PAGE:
Doughty’s judicial confirmation hearing underway

FIFTH JUDICIAL District Court Judge Terry Doughty, of Rayville, made his first appearance in Washington D.C. last week as a nominee for a lifetime federal judgeship in Monroe.

U.S. District Court Judge Terry Doughty struck down President Joe Biden’s COVID-19 vaccine mandate for healthcare workers earlier this week, representing another setback to the government’s efforts to compel vaccination.

In a memorandum ruling issued on Tuesday, Doughty signed a preliminary injunction preventing the Centers for Medicare & Medicaid Services (CMS) from requiring vaccination of healthcare workers. After Biden’s mandate, CMS rolled out the vaccination rule for all health care companies receiving Medicaid and/or Medicare funding.

Doughty, of Rayville, was appointed by former President Donald Trump as a judge for the U.S. District Court for the Western District of Louisiana.

Last month, the U.S. Court of Appeals for the Fifth Circuit forbade the Occupational Safety and Health Administration (OSHA) from enforcing any vaccine implementation among large private employers.

State Attorney General Jeff Landry said Doughty’s ruling would protect full-time employees, part-time employees, volunteers, and contractors working at health care companies.

“I applaud Judge Doughty for recognizing that Louisiana is likely to succeed on the merits and for delivering yet another victory for the medical freedom of Americans,” said Landry. “While Joe Biden villainizes our healthcare heroes with his ‘jab or job’ edicts, I will continue to stand up to the President’s bully tactics and fight for liberty.”

Landry was one of 14 attorney generals challenging the CMS vaccine mandate.

In his ruling, Doughty said he expected his preliminary injunction would be challenged in appellate court.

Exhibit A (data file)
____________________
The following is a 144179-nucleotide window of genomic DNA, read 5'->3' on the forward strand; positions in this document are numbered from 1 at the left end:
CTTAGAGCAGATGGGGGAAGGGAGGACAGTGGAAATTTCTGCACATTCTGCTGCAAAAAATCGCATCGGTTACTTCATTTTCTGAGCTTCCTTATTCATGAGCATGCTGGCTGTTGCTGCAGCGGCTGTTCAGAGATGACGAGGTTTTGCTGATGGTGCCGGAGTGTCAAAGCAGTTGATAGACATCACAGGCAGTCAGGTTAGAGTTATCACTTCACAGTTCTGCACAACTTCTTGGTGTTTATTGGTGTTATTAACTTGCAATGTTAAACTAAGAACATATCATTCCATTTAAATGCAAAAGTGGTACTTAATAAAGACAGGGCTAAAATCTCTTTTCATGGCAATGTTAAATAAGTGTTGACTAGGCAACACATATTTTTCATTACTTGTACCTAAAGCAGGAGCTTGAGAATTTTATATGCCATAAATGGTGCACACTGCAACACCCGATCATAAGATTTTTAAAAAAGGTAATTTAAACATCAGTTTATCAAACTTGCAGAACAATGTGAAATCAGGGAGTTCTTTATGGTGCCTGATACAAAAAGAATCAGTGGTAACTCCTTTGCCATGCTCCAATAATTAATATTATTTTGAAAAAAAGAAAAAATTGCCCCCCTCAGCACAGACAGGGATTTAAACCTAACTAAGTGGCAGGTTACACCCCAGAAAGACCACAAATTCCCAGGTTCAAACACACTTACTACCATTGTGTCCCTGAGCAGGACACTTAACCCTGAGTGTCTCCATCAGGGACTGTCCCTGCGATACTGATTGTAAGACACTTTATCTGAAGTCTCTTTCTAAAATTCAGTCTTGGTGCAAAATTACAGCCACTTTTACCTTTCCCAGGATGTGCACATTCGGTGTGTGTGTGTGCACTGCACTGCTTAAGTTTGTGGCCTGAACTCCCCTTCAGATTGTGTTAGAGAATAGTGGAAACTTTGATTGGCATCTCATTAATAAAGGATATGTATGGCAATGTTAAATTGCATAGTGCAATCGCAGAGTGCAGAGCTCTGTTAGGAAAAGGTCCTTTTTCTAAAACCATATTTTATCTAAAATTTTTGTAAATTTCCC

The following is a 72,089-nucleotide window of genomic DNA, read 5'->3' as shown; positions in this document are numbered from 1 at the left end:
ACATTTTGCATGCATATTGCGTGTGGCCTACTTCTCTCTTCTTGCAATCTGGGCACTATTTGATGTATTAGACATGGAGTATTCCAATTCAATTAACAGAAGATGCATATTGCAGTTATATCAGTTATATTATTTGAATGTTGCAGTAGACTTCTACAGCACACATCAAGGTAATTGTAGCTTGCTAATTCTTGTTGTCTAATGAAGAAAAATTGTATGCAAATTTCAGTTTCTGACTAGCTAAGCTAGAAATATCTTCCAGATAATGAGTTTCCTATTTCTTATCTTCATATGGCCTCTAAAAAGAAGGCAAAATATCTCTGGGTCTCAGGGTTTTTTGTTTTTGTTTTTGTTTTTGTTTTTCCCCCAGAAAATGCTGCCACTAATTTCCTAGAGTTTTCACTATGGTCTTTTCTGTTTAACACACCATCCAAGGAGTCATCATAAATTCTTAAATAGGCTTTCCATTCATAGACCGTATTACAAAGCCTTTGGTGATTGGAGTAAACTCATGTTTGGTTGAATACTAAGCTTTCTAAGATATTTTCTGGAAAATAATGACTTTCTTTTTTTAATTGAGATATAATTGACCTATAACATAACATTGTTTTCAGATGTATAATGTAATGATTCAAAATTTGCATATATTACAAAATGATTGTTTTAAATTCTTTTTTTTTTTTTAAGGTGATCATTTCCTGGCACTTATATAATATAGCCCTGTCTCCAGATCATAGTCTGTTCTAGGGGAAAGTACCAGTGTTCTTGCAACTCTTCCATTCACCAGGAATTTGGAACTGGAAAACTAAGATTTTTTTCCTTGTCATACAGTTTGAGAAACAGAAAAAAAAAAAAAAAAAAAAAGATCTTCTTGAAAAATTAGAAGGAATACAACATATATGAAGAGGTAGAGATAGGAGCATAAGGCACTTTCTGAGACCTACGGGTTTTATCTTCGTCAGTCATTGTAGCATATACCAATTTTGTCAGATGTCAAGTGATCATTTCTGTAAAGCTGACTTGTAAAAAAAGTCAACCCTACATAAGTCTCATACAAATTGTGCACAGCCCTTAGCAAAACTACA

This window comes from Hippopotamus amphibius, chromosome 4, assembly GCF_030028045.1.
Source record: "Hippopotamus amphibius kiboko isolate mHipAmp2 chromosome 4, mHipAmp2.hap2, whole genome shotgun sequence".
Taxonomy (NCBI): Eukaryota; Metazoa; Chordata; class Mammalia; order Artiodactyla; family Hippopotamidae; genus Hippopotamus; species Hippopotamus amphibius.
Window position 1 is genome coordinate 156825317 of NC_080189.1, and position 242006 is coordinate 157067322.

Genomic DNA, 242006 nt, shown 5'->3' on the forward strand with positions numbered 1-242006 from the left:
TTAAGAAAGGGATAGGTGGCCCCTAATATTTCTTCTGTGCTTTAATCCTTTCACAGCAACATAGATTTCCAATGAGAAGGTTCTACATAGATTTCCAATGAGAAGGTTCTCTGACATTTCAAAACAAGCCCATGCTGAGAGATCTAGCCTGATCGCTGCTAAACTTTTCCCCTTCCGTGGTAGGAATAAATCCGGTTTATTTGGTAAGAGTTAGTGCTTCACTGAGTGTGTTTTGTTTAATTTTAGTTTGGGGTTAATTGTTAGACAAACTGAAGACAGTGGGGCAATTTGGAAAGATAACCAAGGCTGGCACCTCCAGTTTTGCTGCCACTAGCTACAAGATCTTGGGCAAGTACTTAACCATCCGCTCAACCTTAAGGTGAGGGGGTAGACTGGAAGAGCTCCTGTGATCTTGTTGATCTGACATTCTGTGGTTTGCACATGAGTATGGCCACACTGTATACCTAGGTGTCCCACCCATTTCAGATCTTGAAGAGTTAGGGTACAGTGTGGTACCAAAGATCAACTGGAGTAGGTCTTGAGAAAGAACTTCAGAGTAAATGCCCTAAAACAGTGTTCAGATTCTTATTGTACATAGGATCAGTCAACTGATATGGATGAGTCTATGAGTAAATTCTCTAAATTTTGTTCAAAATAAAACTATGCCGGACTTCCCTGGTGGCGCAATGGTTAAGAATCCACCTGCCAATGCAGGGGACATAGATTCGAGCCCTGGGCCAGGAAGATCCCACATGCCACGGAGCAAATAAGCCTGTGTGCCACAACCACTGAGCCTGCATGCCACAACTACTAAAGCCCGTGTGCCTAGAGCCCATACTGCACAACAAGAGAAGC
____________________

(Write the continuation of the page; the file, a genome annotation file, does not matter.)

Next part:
“This matter will ultimately be decided by a higher court than this one,” stated Doughty’s ruling. “However, it is important to preserve the status quo in this case. The liberty interests of the unvaccinated requires nothing less.”

Under the CMS vaccine mandate, more than 10.3 million healthcare workers would have needed to be fully vaccinated with a COVID-19 vaccine by January 2022.

CMS argued its vaccine mandate complemented the rule issued by OSHA for private employers.

In Doughty’s ruling, he noted Biden’s position, as president-elect, that vaccines should not be mandatory.

“On September 9, 2021, President Biden changed his mind announcing his intention to impose a national mandate,” stated Doughty’s ruling.

According to Doughty, CMS took two months to prepare its vaccine rule, though it bypassed normal requirements for posting notices and seeking comments.

“It took CMS longer to prepare the interim final rule without notice than it would have taken to comply with the notice and comment requirement,” stated Doughty’s ruling. “Notice and comment would have allowed others to comment upon the need for such drastic action before its implementation.

According to Doughty, human nature and history showed civil liberties faced grave risks when governments established indefinite states of emergency.

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